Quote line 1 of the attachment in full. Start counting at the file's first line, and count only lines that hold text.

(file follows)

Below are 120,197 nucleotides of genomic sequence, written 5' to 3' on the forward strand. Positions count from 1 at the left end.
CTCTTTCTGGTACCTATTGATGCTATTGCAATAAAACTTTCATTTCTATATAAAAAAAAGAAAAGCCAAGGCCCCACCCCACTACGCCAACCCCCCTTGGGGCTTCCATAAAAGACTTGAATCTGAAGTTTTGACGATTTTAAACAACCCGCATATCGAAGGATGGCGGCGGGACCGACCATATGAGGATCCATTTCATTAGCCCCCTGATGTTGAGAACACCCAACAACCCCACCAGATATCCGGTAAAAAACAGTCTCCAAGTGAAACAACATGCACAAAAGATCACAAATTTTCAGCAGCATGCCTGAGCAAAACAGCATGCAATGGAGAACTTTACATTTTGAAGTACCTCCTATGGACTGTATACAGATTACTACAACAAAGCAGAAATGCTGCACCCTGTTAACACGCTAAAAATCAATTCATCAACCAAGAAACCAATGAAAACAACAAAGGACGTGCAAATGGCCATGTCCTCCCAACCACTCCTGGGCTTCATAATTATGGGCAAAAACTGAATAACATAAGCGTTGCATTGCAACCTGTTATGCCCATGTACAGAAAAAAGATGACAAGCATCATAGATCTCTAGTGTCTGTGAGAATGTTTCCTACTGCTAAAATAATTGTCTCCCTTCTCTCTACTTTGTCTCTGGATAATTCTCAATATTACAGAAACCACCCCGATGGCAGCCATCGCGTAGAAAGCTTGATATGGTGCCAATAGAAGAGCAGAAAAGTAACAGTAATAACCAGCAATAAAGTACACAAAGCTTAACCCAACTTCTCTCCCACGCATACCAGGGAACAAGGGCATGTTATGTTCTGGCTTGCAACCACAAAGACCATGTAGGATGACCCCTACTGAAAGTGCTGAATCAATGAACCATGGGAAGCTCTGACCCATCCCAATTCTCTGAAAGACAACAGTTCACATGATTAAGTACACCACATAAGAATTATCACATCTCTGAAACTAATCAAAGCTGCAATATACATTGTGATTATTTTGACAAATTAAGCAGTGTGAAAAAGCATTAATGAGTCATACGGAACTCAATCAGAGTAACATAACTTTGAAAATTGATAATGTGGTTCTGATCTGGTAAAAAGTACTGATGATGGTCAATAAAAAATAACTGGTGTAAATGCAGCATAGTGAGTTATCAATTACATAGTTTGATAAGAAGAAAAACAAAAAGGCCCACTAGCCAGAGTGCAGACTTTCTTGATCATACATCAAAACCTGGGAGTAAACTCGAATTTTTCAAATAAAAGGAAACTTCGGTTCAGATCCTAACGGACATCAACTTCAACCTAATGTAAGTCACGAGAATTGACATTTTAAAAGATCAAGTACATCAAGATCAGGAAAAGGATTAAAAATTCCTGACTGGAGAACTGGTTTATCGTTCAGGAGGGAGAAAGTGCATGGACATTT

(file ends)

Below are 120,197 nucleotides of genomic sequence, written 5' to 3' on the forward strand. Positions count from 1 at the left end.